In typical hot rodder fashion, we took the only rust-free part of the 1951 Ford Street Rodder Road Tour car, and cut it all to pieces! We gladly broke out the sawzall and cut off wheels to whack a few inches out of the roof of this Shoebox Ford. It was no easy task, but we had lots of help from our trusty magazine guy and fellow hot rodder, Gerry Burger who has been a part of many chops over the years. Richard and Delton were certainly pleased to have an extra pair of eyes on this project.
Compared to our awesome Eric Black rendering, this ’51 Ford looks a bit weird with it’s original roof line. We’re about to take care of that.
The nature of chopping a top is fairly confusing because of the various cuts necessary, especially on a car with such a contoured roof. For instance, a Model A pickup or ’32-34 Ford pickup are the easiest to chop because the posts are vertical and do not require any sort of major thought when it comes to making the posts line up. You just cut, and then weld it back…such is not the case with a Shoebox Ford. The leaned posts and rounded shape make for a challenging chop, but they look oh-so good when the right look is achieved. We’re going to show you how we did it–the pictures make it look easy, but Richard and Delton spent approximately one week on this chop from start to finish. That includes the garnish moldings, stainless window trim, vent windows, etc. Check it out!
Lots of work was done to strengthen various parts of the roof. The body was already braced from some of our rust repair, so we welded in a few more braces, such as the vertical bars in the rear window opening.
Measurement after measurement, we decided where to make our cuts. The yellow tape shows the most basic cuts on the vertical door post, and the leaned windshield post. The rear section will be a bit more tricky.
These are the rear corners of the quarter windows. Richard cut these completely out of the car, because the last thing you want is to do is try to replicate this beautiful contoured curve that ol’ Henry stamped out in 1951.
Richard used a reciprocating saw for most of the straight cuts. The rear window area will be cut out of the car completely, as it will be moved forward and leaned in to match the new contour.
This is where a few buddies can help out. After the necessary cuts, the roof is placed to the side. The few inches of metal we’re trimming off is cut from the remaining stubs on the car, instead of wrestling with the roof, which is no longer attached.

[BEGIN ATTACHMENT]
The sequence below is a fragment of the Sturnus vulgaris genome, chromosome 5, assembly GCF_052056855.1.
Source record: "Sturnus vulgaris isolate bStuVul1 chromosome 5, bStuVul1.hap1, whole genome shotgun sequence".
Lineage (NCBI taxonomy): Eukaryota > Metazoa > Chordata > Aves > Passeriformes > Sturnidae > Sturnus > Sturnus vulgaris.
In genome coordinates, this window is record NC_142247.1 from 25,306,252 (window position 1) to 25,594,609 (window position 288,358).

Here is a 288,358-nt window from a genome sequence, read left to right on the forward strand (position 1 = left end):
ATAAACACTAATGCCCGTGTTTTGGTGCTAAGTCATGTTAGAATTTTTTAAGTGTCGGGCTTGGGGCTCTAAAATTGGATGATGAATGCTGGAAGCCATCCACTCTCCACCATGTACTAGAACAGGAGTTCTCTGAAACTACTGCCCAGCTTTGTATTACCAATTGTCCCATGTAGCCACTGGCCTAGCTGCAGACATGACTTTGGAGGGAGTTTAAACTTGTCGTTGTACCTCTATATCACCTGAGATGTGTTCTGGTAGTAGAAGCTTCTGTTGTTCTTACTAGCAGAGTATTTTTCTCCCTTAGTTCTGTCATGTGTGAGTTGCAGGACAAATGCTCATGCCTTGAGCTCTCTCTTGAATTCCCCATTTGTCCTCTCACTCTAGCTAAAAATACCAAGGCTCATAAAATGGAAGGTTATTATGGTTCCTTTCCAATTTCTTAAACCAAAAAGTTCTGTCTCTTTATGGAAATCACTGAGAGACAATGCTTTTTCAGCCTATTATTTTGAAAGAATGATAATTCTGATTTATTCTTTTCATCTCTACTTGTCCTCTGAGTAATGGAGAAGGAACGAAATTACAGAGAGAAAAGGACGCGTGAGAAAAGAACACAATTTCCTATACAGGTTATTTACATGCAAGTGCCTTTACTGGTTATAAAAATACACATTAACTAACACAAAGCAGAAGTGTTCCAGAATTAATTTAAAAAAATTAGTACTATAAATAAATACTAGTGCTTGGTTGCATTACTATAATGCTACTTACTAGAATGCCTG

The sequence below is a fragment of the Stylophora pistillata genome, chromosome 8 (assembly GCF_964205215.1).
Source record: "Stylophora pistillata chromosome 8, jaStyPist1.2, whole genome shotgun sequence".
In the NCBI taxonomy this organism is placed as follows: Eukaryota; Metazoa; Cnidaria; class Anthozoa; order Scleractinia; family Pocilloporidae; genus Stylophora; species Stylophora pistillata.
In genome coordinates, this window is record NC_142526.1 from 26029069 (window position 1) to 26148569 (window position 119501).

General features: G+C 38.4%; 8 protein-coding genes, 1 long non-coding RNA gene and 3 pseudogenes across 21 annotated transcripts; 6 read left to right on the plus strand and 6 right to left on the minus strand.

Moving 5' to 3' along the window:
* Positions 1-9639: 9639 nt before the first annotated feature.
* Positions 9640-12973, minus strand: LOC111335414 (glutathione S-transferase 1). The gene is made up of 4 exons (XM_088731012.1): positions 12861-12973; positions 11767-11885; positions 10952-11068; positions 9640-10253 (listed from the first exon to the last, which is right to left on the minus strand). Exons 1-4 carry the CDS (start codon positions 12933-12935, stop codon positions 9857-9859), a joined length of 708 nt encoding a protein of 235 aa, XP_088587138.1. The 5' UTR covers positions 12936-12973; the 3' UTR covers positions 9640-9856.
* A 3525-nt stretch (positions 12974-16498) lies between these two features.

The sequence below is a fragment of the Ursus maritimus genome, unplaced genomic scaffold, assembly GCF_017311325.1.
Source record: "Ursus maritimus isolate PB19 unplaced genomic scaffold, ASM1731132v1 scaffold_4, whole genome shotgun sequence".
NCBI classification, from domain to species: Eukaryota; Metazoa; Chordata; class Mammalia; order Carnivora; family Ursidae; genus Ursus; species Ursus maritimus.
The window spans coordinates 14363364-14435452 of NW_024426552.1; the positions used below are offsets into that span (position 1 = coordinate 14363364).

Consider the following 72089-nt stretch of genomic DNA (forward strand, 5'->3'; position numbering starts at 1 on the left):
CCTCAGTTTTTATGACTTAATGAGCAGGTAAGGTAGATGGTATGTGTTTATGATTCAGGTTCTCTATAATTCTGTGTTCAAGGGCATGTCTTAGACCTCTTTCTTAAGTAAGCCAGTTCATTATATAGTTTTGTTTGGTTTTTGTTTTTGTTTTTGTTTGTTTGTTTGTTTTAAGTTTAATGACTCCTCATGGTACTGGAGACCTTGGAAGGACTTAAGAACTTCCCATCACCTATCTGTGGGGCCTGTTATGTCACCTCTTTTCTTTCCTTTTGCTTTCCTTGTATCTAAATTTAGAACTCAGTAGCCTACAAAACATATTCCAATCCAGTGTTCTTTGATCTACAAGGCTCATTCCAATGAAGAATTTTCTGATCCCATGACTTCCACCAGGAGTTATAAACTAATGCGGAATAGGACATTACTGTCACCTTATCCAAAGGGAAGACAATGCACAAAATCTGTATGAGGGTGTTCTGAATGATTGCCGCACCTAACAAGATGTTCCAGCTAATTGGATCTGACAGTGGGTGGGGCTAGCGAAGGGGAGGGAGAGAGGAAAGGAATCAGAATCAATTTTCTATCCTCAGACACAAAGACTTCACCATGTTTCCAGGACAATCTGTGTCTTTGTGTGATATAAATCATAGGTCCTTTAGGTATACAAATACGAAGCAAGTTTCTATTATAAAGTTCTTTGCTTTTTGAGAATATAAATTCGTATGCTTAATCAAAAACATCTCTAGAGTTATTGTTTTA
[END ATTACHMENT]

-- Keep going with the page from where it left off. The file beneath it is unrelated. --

After taking two inches out of the front and an estimated 3-1/2 inches out of the posts, we placed the roof back on the car. Shortening a leaned post results in misaligned posts elsewhere on the roof. Notice our marks to resolve this issue quickly and easily.
We had to move the B-piller rearward, so we used our noggin and made the cuts so we could re-use the cut-out metal as a filler panel to fill the gap left behind. Radical chops require a lot more work to align the posts, but this was an amazingly simple fix.
With the roof tacked into place, and our B-pillars aligned, we could place the rear window surround on the car, and get it where we want it. This photo provides a nice view of the new roof contour.
Butt-welding these panels is challenging, but it’s the best way to do it. We used these cool panel clamps, the gave us a perfect gap for welding. We tacked it with a Miller MIG but did our finish welding with a Miller Tig machine.
When the main portion of the roof had the right look, we chopped the door frames to match.
Even with the exterior finished, Richard had to climb through the jungle jim of bracing to weld the inner panels.
There is no technical merit to this photo, but it sure looks cool!
Hours of welding, grinding and sanding, this is our finished product! A tasteful top chop is hard to accomplish, but we’re very happy with the results.
The chop actually shortened the quarter windows, which are sort of an awkward shape on the sedans, like this car. Moving the rear window forward and leaning it also helped to lengthen the trunk area, which is another odd-looking area on these cars from the factory.
Finally, a view of our completed chop shows the side profile we wanted. A perfect silhouette for a custom and a job well done to Richard and Delton.